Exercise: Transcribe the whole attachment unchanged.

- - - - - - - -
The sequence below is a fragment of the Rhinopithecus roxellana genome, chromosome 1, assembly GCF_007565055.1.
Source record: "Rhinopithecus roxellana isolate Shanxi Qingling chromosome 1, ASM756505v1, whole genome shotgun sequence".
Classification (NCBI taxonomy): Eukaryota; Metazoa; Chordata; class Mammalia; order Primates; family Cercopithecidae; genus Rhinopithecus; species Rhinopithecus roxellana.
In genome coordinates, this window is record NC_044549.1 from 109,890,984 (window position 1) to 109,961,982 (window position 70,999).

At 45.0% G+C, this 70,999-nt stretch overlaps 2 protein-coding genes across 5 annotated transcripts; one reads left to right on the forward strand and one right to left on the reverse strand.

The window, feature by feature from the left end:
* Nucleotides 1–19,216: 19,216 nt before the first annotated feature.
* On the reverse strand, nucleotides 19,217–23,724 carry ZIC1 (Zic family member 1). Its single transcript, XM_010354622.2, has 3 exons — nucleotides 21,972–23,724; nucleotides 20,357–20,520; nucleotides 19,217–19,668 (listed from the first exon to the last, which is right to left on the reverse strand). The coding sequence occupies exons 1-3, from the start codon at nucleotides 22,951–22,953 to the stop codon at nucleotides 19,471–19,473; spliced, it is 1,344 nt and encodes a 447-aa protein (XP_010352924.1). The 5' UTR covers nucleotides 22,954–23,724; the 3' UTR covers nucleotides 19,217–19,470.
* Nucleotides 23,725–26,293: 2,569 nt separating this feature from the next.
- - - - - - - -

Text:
The sequence below is a fragment of the Rhinopithecus roxellana genome, chromosome 1, assembly GCF_007565055.1.
Source record: "Rhinopithecus roxellana isolate Shanxi Qingling chromosome 1, ASM756505v1, whole genome shotgun sequence".
Classification (NCBI taxonomy): Eukaryota; Metazoa; Chordata; class Mammalia; order Primates; family Cercopithecidae; genus Rhinopithecus; species Rhinopithecus roxellana.
In genome coordinates, this window is record NC_044549.1 from 109,890,984 (window position 1) to 109,961,982 (window position 70,999).

At 45.0% G+C, this 70,999-nt stretch overlaps 2 protein-coding genes across 5 annotated transcripts; one reads left to right on the forward strand and one right to left on the reverse strand.

The window, feature by feature from the left end:
* Nucleotides 1–19,216: 19,216 nt before the first annotated feature.
* On the reverse strand, nucleotides 19,217–23,724 carry ZIC1 (Zic family member 1). Its single transcript, XM_010354622.2, has 3 exons — nucleotides 21,972–23,724; nucleotides 20,357–20,520; nucleotides 19,217–19,668 (listed from the first exon to the last, which is right to left on the reverse strand). The coding sequence occupies exons 1-3, from the start codon at nucleotides 22,951–22,953 to the stop codon at nucleotides 19,471–19,473; spliced, it is 1,344 nt and encodes a 447-aa protein (XP_010352924.1). The 5' UTR covers nucleotides 22,954–23,724; the 3' UTR covers nucleotides 19,217–19,470.
* Nucleotides 23,725–26,293: 2,569 nt separating this feature from the next.